Scotland's first-footing Tradition
Tradition asks for a very particular type of first-footer: dark haired men are preferred.
By Rebecca Brown
Scotland claims many traditions around Hogmanay, from crossing hands and singing Auld Lang Syne, to partying until the bells and beyond. One of the most interesting, however, is the notion of first-footing.
First-footing refers to the first person to cross the threshold after midnight on New Years Day. The first-footer must not have already crossed the threshold before midnight, meaning they must either be a brand new visitor to the house, or have left the building before the strike of midnight and come back in after.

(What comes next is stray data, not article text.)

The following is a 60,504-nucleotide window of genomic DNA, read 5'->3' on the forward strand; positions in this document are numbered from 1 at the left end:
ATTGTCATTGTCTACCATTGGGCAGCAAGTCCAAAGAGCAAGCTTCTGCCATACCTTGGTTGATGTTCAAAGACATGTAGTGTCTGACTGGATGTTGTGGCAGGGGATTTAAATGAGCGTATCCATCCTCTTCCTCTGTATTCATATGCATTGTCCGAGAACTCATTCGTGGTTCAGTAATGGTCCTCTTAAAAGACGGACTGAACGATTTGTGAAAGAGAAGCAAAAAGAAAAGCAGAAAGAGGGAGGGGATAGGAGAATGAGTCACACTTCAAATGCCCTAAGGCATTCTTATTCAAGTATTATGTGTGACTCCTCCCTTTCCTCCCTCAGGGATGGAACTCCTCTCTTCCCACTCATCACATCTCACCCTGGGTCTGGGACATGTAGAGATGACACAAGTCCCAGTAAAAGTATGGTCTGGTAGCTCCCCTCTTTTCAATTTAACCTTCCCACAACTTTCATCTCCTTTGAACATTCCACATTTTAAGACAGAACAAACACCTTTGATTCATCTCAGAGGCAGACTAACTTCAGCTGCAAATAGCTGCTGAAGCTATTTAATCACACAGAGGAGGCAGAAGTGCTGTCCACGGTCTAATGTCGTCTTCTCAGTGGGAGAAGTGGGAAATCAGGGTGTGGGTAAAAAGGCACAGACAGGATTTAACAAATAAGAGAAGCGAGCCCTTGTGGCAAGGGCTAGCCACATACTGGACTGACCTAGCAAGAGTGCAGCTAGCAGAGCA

Gifts are given as a token of luck for the coming year. These days this usually takes the form of shortbread or whisky, but traditionally coal was given to represent a warm hearth for not only the remaining (and often harsher) part of winter but a happy home year-round.
Tradition also asks for a very particular type of first-footer: dark haired men were preferred while women, and men with fair hair were thought to be unlucky. The unluckiness of fair hair is thought to stem from the viking invasions, while a fearfulness of women may stem back to the notion of the Cailleach, a crone goddess of winter and death who took the form of an old woman who, should she come knocking, would undoubtedly mean peril for those inside.
So next time you think about showing up at a New Years Eve party empty handed, consider taking a lump of coal.